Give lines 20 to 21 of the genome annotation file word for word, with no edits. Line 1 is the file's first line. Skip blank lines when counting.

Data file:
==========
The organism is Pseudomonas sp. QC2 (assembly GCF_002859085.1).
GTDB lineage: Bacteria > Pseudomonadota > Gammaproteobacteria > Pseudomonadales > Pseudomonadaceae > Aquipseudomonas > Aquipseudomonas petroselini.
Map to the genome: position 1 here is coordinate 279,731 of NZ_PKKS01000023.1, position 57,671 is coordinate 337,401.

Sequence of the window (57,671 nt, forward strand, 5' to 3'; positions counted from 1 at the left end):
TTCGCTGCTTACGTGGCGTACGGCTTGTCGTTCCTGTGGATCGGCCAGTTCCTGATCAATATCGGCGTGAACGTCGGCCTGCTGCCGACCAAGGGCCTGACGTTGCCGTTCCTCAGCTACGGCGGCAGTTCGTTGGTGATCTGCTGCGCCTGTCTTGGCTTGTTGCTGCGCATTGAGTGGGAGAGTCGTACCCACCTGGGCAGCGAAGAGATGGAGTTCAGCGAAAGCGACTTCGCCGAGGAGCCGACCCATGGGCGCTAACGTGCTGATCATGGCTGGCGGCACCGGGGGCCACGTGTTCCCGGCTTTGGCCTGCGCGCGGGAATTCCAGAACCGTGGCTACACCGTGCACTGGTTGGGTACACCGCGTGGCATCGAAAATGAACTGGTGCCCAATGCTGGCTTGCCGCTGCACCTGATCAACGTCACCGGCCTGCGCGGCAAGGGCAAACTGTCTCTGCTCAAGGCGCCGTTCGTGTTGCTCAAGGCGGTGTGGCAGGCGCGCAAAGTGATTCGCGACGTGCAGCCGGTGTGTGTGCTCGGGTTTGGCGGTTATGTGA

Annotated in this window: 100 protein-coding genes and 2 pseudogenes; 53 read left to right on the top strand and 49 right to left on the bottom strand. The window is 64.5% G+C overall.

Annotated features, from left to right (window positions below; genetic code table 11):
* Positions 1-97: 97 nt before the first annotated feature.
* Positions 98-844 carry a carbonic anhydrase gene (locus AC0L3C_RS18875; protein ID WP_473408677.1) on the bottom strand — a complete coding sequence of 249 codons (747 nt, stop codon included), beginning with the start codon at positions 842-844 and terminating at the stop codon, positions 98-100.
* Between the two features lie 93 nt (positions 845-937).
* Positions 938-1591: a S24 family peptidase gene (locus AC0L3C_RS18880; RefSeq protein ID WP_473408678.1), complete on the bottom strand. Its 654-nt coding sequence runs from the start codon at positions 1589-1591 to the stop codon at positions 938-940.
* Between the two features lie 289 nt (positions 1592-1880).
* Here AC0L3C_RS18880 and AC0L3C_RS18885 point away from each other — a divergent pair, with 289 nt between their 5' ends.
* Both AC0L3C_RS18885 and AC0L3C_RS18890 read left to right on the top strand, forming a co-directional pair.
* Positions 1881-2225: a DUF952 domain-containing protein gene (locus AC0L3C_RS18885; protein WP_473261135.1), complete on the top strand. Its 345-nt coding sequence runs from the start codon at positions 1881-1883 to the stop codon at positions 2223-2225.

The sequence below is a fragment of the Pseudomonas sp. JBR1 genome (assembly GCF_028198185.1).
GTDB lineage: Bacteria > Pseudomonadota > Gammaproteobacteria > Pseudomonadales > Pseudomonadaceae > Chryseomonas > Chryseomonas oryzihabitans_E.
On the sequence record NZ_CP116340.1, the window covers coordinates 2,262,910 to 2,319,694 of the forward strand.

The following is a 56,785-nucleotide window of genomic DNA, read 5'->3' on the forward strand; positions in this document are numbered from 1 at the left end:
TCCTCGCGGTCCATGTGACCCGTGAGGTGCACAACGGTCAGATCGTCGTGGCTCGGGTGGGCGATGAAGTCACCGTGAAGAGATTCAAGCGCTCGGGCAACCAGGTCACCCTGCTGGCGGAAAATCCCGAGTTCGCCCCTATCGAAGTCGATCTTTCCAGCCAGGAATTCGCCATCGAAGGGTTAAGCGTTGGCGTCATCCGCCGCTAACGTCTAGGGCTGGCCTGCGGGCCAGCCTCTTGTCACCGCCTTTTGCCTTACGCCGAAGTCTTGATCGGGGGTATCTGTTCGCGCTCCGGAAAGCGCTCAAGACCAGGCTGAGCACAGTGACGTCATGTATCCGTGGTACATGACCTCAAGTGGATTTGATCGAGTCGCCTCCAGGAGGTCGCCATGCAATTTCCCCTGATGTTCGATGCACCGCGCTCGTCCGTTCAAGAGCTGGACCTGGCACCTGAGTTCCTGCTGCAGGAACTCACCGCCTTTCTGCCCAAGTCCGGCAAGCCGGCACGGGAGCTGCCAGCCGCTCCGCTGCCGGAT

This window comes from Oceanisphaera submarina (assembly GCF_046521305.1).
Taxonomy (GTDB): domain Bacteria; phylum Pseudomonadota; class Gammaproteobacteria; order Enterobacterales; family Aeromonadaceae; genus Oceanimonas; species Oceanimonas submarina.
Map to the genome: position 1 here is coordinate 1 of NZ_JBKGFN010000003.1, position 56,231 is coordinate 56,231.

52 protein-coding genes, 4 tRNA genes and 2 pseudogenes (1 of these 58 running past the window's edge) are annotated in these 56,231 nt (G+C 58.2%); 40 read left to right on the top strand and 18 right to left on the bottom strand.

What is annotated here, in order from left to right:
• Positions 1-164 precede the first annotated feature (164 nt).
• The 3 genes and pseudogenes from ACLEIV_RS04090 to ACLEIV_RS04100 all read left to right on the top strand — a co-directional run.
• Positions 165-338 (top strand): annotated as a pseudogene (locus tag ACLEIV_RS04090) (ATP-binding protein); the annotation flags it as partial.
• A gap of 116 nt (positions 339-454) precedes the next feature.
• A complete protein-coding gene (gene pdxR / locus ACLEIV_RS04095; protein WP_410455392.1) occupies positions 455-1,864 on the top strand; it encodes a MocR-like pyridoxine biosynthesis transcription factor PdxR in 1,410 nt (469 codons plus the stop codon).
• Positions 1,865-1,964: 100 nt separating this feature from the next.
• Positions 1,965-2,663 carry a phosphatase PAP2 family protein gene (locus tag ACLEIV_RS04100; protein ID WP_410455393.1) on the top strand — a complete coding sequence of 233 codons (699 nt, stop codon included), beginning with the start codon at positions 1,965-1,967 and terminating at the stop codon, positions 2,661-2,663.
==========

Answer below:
TCCTCGCGGTCCATGTGACCCGTGAGGTGCACAACGGTCAGATCGTCGTGGCTCGGGTGGGCGATGAAGTCACCGTGAAGAGATTCAAGCGCTCGGGCAACCAGGTCACCCTGCTGGCGGAAAATCCCGAGTTCGCCCCTATCGAAGTCGATCTTTCCAGCCAGGAATTCGCCATCGAAGGGTTAAGCGTTGGCGTCATCCGCCGCTAACGTCTAGGGCTGGCCTGCGGGCCAGCCTCTTGTCACCGCCTTTTGCCTTACGCCGAAGTCTTGATCGGGGGTATCTGTTCGCGCTCCGGAAAGCGCTCAAGACCAGGCTGAGCACAGTGACGTCATGTATCCGTGGTACATGACCTCAAGTGGATTTGATCGAGTCGCCTCCAGGAGGTCGCCATGCAATTTCCCCTGATGTTCGATGCACCGCGCTCGTCCGTTCAAGAGCTGGACCTGGCACCTGAGTTCCTGCTGCAGGAACTCACCGCCTTTCTGCCCAAGTCCGGCAAGCCGGCACGGGAGCTGCCAGCCGCTCCGCTGCCGGAT

This window comes from Oceanisphaera submarina (assembly GCF_046521305.1).